The SEC’s Office of Compliance Inspections and Examinations issued a Risk Alert after conducting a series of examinations focused on the use of outsourced CCO by registered investment advisers and funds. In the examinations, OCIE found that effective outsourced CCOs had “regular, often in-person, communication between the CCOs and the registrants; strong relationships established between the CCOs and the registrants; sufficient registrant support of the CCOs; sufficient CCO access to registrants’ documents and information; and CCO knowledge about the regulatory requirements and the registrants’ business.”
However, according to OCIE, certain outsourced CCOs that participated in the examinations “could not articulate the business or compliance risks of the registrant or, to the extent the risks were identified, whether the registrant had adopted written policies and procedures to mitigate or address those risks.” Additionally, OCIE suggested that while standardized checklists and questionnaires used by some of the outsourced CCOs may be a helpful starting point, they “did not appear to fully capture the business models, practices, strategies, and compliance risks that were applicable to the registrant” and sometimes contained incorrect or inconsistent information. The examiners also found several instances where registrants lacked sufficient policies, procedures, or disclosures for “critical areas” including “compensation practices, portfolio valuation, brokerage and execution, and personal securities transactions by access persons.”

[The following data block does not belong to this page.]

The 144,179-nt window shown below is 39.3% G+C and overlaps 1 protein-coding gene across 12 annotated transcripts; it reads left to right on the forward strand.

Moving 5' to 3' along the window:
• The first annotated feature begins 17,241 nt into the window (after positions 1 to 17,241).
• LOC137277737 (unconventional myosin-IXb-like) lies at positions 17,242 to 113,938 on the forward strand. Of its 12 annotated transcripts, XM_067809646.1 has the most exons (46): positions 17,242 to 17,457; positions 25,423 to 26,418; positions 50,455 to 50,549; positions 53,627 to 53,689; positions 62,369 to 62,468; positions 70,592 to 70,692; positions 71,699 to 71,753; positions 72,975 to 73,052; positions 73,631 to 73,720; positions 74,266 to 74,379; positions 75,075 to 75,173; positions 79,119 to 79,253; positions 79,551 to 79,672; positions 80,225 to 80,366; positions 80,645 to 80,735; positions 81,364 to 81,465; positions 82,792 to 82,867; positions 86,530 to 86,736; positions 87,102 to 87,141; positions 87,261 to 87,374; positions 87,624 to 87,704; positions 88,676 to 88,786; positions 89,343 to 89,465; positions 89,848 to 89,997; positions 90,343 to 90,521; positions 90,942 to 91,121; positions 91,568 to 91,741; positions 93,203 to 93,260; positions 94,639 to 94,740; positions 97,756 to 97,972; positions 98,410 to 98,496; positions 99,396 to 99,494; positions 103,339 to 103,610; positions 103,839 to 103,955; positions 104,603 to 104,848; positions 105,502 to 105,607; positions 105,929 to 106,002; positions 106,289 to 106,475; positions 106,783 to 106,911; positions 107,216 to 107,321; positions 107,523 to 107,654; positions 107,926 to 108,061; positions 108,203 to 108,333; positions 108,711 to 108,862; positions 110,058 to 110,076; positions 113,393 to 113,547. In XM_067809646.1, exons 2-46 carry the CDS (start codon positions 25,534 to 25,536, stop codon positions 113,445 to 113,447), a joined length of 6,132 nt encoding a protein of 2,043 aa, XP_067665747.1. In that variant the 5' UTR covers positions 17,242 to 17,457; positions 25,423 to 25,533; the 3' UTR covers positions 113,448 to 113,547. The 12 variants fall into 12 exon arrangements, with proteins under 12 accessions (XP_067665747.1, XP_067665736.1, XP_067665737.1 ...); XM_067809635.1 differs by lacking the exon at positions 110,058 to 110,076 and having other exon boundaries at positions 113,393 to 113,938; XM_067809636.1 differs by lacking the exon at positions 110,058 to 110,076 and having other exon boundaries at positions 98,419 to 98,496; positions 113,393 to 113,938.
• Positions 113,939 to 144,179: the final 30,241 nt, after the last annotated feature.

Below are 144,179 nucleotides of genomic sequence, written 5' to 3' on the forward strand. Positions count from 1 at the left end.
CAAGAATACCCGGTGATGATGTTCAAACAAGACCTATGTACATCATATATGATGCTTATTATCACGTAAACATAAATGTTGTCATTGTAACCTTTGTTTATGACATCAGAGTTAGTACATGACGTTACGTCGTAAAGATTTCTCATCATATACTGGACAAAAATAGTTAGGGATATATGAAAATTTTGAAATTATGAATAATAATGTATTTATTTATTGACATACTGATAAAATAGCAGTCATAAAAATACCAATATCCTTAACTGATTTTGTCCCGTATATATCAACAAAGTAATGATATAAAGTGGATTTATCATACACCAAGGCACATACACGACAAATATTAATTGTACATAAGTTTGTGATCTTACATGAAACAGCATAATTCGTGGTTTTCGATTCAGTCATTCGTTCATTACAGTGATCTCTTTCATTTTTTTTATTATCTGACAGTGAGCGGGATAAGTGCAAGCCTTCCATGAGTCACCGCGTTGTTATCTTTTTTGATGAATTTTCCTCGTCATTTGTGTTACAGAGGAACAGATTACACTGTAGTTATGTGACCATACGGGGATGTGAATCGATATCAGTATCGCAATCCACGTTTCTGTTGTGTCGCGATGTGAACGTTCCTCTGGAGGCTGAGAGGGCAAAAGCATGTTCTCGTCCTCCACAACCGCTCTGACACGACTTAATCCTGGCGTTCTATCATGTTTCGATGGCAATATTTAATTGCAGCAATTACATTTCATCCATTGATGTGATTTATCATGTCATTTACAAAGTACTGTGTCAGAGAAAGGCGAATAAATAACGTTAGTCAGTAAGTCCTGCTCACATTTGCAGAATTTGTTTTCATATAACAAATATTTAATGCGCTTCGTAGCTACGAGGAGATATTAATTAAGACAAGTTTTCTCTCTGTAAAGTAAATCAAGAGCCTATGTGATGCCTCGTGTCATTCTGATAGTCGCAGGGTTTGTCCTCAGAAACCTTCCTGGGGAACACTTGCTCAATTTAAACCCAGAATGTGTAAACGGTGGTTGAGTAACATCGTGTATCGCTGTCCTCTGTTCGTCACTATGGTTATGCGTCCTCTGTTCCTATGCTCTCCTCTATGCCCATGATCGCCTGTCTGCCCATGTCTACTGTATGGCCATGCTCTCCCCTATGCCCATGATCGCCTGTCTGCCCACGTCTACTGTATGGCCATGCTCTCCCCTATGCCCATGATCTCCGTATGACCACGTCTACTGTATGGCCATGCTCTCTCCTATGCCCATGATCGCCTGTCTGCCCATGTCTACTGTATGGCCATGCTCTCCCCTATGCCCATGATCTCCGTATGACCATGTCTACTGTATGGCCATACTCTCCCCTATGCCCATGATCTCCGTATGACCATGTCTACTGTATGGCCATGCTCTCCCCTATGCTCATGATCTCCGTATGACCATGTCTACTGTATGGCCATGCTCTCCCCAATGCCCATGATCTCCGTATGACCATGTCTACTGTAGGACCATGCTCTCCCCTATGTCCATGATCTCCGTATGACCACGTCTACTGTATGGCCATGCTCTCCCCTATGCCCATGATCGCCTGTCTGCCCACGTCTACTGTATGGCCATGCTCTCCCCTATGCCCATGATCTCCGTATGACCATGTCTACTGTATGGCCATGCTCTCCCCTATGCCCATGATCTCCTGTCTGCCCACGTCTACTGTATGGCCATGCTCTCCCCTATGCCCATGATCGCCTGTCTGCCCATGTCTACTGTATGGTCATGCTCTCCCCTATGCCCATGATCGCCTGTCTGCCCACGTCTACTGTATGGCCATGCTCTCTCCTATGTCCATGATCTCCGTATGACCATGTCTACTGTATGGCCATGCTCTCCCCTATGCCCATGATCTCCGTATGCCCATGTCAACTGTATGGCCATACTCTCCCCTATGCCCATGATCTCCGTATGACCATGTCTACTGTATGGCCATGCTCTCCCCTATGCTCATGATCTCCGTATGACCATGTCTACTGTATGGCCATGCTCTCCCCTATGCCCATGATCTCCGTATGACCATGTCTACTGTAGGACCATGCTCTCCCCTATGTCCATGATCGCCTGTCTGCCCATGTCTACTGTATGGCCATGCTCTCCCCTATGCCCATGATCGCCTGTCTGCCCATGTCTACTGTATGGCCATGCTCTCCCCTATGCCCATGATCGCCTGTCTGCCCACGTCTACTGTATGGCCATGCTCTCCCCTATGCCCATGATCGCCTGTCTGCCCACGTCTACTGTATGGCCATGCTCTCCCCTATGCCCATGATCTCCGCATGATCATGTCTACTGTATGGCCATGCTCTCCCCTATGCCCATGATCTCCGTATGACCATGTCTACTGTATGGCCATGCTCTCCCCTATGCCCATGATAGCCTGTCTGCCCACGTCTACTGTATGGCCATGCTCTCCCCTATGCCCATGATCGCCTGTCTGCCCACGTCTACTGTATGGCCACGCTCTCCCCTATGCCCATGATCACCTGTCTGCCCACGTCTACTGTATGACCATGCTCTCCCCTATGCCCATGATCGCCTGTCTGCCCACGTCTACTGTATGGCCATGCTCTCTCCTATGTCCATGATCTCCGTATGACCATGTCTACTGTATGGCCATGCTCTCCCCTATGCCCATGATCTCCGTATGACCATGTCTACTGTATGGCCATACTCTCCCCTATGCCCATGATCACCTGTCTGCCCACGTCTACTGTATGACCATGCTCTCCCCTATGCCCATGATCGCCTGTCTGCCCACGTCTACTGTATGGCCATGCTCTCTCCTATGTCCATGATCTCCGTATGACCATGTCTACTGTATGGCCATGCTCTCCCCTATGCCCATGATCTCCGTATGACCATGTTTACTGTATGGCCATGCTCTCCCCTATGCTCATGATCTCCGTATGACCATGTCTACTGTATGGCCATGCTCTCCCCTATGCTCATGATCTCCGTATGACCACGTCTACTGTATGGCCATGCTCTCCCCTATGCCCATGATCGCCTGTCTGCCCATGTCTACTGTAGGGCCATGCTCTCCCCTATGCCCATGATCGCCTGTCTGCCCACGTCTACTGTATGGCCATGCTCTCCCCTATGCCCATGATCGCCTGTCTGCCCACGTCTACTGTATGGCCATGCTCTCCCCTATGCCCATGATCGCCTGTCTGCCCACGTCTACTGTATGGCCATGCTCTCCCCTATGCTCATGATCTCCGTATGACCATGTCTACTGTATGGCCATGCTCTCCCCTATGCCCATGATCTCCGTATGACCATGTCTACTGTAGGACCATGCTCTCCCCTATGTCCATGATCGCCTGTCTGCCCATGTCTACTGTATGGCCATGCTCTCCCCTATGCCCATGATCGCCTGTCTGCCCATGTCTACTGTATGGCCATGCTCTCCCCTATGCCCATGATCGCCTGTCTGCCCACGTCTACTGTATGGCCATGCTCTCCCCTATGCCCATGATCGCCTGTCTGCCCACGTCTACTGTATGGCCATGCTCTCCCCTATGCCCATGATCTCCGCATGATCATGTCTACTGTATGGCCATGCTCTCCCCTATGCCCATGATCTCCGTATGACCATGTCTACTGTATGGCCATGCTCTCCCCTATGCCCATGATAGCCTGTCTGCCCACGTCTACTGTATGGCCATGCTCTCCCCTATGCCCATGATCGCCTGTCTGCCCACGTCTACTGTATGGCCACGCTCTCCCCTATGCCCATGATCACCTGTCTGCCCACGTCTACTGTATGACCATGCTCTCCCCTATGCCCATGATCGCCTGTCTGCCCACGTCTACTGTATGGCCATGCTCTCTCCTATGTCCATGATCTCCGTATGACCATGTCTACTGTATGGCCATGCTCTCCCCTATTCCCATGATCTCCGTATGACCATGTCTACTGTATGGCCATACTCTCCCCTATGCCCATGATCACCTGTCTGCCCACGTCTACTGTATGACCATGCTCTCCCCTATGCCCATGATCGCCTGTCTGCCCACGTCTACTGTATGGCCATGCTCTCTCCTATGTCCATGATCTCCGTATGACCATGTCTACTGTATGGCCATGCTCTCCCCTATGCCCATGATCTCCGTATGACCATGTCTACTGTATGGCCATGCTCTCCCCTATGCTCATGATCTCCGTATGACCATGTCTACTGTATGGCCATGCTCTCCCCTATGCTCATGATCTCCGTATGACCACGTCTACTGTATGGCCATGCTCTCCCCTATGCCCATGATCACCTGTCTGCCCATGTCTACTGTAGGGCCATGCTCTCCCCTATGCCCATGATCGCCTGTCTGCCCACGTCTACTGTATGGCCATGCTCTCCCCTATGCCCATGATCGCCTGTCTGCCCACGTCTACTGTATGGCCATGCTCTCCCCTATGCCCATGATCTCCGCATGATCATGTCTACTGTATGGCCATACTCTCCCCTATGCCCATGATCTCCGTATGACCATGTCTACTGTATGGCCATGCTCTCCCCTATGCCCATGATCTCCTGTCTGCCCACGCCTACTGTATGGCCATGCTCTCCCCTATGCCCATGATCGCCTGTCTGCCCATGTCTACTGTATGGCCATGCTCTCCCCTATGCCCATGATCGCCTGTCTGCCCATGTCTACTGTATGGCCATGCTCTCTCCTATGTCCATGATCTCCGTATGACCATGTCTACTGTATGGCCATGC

The Risk Alert noted a number of issues with some of the registrants’ policies and procedures, including that the policies and procedures were not tailored to their business or practices and did not identify relevant critical areas for review, incorrectly described business practices, or named individuals as responsible for certain areas that were no longer employed by the registrant. OCIE also found that several registrants did not complete practices required by regulation or those required by the registrant’s policies and procedures.
In conjunction with the required annual compliance review, the Risk Alert noted a “general lack of documentation evidencing the testing” of compliance. Several CCOs at examined registrants only infrequently visited the registrant’s offices and had “limited visibility and prominence” and thus limited authority to improve compliance and implement change. The Risk Alert stressed that a CCO “must be empowered with sufficient knowledge and authority to be effective” and that “[e]ach registrant is ultimately responsible for adopting and implementing an effective compliance program and is accountable for its own deficiencies.”